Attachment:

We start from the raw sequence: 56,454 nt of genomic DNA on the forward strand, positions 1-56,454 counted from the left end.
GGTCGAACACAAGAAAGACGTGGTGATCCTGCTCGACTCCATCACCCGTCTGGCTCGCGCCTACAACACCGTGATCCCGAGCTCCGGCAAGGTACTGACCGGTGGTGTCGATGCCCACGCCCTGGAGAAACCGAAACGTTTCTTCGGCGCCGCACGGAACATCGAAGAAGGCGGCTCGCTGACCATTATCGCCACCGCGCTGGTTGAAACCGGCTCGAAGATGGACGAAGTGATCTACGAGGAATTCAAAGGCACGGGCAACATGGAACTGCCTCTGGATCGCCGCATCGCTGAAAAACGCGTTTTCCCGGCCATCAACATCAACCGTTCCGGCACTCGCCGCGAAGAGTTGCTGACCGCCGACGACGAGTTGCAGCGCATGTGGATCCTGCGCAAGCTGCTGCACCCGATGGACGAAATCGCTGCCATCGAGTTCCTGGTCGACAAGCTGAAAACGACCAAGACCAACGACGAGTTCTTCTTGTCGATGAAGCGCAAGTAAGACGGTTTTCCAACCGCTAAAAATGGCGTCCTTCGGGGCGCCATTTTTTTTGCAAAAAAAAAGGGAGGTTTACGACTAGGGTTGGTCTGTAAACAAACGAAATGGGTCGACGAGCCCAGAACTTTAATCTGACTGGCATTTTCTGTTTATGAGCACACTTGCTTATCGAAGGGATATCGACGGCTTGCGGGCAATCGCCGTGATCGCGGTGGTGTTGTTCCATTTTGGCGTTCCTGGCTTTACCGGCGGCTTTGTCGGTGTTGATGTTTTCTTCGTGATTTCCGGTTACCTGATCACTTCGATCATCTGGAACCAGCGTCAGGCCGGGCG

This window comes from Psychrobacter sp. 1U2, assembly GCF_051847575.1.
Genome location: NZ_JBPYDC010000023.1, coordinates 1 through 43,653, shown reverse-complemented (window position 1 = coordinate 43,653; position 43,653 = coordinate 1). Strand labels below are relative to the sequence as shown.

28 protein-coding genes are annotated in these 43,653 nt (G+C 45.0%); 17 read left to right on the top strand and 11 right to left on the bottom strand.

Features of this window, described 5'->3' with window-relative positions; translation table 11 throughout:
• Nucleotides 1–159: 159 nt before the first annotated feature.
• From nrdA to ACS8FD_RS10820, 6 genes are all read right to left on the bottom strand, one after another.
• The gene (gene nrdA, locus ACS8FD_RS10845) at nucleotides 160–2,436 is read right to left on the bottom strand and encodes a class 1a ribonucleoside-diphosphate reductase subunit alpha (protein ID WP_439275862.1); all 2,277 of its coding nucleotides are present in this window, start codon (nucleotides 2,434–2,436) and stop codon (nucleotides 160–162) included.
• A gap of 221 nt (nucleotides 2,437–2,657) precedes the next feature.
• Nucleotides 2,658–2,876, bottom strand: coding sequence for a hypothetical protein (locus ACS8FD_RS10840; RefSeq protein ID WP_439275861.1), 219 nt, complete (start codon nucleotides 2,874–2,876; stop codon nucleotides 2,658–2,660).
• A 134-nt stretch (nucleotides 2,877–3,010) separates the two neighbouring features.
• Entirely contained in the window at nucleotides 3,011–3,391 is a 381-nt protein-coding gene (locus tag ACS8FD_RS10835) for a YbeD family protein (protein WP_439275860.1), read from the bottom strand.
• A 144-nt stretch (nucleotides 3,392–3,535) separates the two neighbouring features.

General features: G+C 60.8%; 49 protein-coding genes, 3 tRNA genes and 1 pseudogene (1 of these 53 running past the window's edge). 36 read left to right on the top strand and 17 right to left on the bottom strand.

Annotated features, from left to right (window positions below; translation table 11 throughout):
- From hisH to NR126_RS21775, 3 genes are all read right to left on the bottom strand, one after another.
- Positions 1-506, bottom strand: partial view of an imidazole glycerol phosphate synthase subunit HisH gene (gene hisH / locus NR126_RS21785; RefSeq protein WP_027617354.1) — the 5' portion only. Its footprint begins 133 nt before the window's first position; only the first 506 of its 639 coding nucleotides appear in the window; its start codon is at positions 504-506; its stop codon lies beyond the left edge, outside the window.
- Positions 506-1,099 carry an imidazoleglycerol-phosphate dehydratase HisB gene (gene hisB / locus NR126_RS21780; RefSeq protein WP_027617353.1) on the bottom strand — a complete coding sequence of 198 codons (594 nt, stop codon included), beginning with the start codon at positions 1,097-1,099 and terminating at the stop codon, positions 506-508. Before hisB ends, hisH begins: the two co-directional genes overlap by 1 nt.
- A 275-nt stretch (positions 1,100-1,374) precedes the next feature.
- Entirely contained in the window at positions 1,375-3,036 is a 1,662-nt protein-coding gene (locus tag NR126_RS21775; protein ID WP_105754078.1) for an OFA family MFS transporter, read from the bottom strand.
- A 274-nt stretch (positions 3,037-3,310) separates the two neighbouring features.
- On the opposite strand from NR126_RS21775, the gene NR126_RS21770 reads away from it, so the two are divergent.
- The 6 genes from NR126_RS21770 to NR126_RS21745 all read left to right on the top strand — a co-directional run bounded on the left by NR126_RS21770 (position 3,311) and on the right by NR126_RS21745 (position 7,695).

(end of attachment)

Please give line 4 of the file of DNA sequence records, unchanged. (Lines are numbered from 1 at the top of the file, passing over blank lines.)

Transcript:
Genome location: NZ_JBPYDC010000023.1, coordinates 1 through 43,653, shown reverse-complemented (window position 1 = coordinate 43,653; position 43,653 = coordinate 1). Strand labels below are relative to the sequence as shown.